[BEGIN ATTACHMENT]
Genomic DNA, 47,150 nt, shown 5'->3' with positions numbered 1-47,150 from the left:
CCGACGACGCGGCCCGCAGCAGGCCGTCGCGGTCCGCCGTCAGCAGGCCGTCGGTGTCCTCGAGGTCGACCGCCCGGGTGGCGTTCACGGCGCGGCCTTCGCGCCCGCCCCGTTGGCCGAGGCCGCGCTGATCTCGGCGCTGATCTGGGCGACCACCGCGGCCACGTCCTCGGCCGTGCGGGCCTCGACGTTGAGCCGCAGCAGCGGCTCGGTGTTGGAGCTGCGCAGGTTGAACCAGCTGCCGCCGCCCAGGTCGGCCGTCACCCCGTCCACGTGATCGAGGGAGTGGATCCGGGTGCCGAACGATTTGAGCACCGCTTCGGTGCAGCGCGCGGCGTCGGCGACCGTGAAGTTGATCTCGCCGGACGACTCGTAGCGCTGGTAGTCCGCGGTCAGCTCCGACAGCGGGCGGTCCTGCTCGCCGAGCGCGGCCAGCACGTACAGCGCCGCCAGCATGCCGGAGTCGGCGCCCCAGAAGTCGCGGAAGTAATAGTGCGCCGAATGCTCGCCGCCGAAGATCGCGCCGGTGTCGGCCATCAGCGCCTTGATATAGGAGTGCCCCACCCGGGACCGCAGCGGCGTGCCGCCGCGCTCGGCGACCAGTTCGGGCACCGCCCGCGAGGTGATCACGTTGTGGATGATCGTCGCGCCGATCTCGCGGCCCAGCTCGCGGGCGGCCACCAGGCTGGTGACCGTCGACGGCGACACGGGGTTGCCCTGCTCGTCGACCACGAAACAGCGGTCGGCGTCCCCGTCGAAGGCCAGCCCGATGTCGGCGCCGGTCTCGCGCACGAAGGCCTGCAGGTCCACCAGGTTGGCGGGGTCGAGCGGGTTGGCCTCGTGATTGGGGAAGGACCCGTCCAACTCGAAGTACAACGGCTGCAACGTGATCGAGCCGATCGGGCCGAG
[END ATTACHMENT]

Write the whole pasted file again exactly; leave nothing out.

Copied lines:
Genomic DNA, 47,150 nt, shown 5'->3' with positions numbered 1-47,150 from the left:
CCGACGACGCGGCCCGCAGCAGGCCGTCGCGGTCCGCCGTCAGCAGGCCGTCGGTGTCCTCGAGGTCGACCGCCCGGGTGGCGTTCACGGCGCGGCCTTCGCGCCCGCCCCGTTGGCCGAGGCCGCGCTGATCTCGGCGCTGATCTGGGCGACCACCGCGGCCACGTCCTCGGCCGTGCGGGCCTCGACGTTGAGCCGCAGCAGCGGCTCGGTGTTGGAGCTGCGCAGGTTGAACCAGCTGCCGCCGCCCAGGTCGGCCGTCACCCCGTCCACGTGATCGAGGGAGTGGATCCGGGTGCCGAACGATTTGAGCACCGCTTCGGTGCAGCGCGCGGCGTCGGCGACCGTGAAGTTGATCTCGCCGGACGACTCGTAGCGCTGGTAGTCCGCGGTCAGCTCCGACAGCGGGCGGTCCTGCTCGCCGAGCGCGGCCAGCACGTACAGCGCCGCCAGCATGCCGGAGTCGGCGCCCCAGAAGTCGCGGAAGTAATAGTGCGCCGAATGCTCGCCGCCGAAGATCGCGCCGGTGTCGGCCATCAGCGCCTTGATATAGGAGTGCCCCACCCGGGACCGCAGCGGCGTGCCGCCGCGCTCGGCGACCAGTTCGGGCACCGCCCGCGAGGTGATCACGTTGTGGATGATCGTCGCGCCGATCTCGCGGCCCAGCTCGCGGGCGGCCACCAGGCTGGTGACCGTCGACGGCGACACGGGGTTGCCCTGCTCGTCGACCACGAAACAGCGGTCGGCGTCCCCGTCGAAGGCCAGCCCGATGTCGGCGCCGGTCTCGCGCACGAAGGCCTGCAGGTCCACCAGGTTGGCGGGGTCGAGCGGGTTGGCCTCGTGATTGGGGAAGGACCCGTCCAACTCGAAGTACAACGGCTGCAACGTGATCGAGCCGATCGGGCCGAG